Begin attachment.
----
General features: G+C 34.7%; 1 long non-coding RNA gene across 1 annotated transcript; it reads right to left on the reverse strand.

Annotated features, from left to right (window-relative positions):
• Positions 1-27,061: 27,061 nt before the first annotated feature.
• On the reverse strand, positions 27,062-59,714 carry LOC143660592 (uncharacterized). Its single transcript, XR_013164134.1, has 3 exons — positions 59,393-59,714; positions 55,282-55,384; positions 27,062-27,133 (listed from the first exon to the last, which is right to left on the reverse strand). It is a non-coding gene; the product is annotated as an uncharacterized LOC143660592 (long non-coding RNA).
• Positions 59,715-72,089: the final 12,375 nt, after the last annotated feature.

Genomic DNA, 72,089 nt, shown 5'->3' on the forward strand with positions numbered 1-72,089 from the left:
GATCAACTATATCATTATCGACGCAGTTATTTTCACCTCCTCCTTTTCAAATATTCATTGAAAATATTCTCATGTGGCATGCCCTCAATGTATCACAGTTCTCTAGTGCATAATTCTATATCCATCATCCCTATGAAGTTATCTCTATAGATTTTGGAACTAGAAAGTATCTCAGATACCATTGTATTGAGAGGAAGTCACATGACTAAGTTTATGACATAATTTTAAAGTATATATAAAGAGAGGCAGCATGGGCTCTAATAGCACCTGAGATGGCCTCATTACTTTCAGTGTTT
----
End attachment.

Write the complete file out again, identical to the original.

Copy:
General features: G+C 34.7%; 1 long non-coding RNA gene across 1 annotated transcript; it reads right to left on the reverse strand.

Annotated features, from left to right (window-relative positions):
• Positions 1-27,061: 27,061 nt before the first annotated feature.
• On the reverse strand, positions 27,062-59,714 carry LOC143660592 (uncharacterized). Its single transcript, XR_013164134.1, has 3 exons — positions 59,393-59,714; positions 55,282-55,384; positions 27,062-27,133 (listed from the first exon to the last, which is right to left on the reverse strand). It is a non-coding gene; the product is annotated as an uncharacterized LOC143660592 (long non-coding RNA).
• Positions 59,715-72,089: the final 12,375 nt, after the last annotated feature.

Genomic DNA, 72,089 nt, shown 5'->3' on the forward strand with positions numbered 1-72,089 from the left:
GATCAACTATATCATTATCGACGCAGTTATTTTCACCTCCTCCTTTTCAAATATTCATTGAAAATATTCTCATGTGGCATGCCCTCAATGTATCACAGTTCTCTAGTGCATAATTCTATATCCATCATCCCTATGAAGTTATCTCTATAGATTTTGGAACTAGAAAGTATCTCAGATACCATTGTATTGAGAGGAAGTCACATGACTAAGTTTATGACATAATTTTAAAGTATATATAAAGAGAGGCAGCATGGGCTCTAATAGCACCTGAGATGGCCTCATTACTTTCAGTGTTT